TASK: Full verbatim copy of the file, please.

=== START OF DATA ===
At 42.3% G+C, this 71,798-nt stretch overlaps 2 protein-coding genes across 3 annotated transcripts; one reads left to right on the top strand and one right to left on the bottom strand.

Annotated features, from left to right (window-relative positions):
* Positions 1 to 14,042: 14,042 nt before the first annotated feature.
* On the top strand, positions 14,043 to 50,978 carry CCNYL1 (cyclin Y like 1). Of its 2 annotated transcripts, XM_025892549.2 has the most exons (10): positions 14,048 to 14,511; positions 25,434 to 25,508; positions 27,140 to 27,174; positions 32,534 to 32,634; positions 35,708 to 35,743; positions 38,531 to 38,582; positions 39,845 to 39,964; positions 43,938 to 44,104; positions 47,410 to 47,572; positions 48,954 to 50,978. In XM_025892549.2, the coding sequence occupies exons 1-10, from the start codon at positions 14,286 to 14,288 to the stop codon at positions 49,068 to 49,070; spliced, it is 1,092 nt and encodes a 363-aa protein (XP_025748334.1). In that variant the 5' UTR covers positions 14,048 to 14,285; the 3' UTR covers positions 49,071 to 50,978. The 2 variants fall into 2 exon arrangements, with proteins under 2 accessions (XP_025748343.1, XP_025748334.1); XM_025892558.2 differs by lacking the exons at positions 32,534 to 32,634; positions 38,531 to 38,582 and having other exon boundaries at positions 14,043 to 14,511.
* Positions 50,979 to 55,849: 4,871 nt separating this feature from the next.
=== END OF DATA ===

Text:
At 42.3% G+C, this 71,798-nt stretch overlaps 2 protein-coding genes across 3 annotated transcripts; one reads left to right on the top strand and one right to left on the bottom strand.

Annotated features, from left to right (window-relative positions):
* Positions 1 to 14,042: 14,042 nt before the first annotated feature.
* On the top strand, positions 14,043 to 50,978 carry CCNYL1 (cyclin Y like 1). Of its 2 annotated transcripts, XM_025892549.2 has the most exons (10): positions 14,048 to 14,511; positions 25,434 to 25,508; positions 27,140 to 27,174; positions 32,534 to 32,634; positions 35,708 to 35,743; positions 38,531 to 38,582; positions 39,845 to 39,964; positions 43,938 to 44,104; positions 47,410 to 47,572; positions 48,954 to 50,978. In XM_025892549.2, the coding sequence occupies exons 1-10, from the start codon at positions 14,286 to 14,288 to the stop codon at positions 49,068 to 49,070; spliced, it is 1,092 nt and encodes a 363-aa protein (XP_025748334.1). In that variant the 5' UTR covers positions 14,048 to 14,285; the 3' UTR covers positions 49,071 to 50,978. The 2 variants fall into 2 exon arrangements, with proteins under 2 accessions (XP_025748343.1, XP_025748334.1); XM_025892558.2 differs by lacking the exons at positions 32,534 to 32,634; positions 38,531 to 38,582 and having other exon boundaries at positions 14,043 to 14,511.
* Positions 50,979 to 55,849: 4,871 nt separating this feature from the next.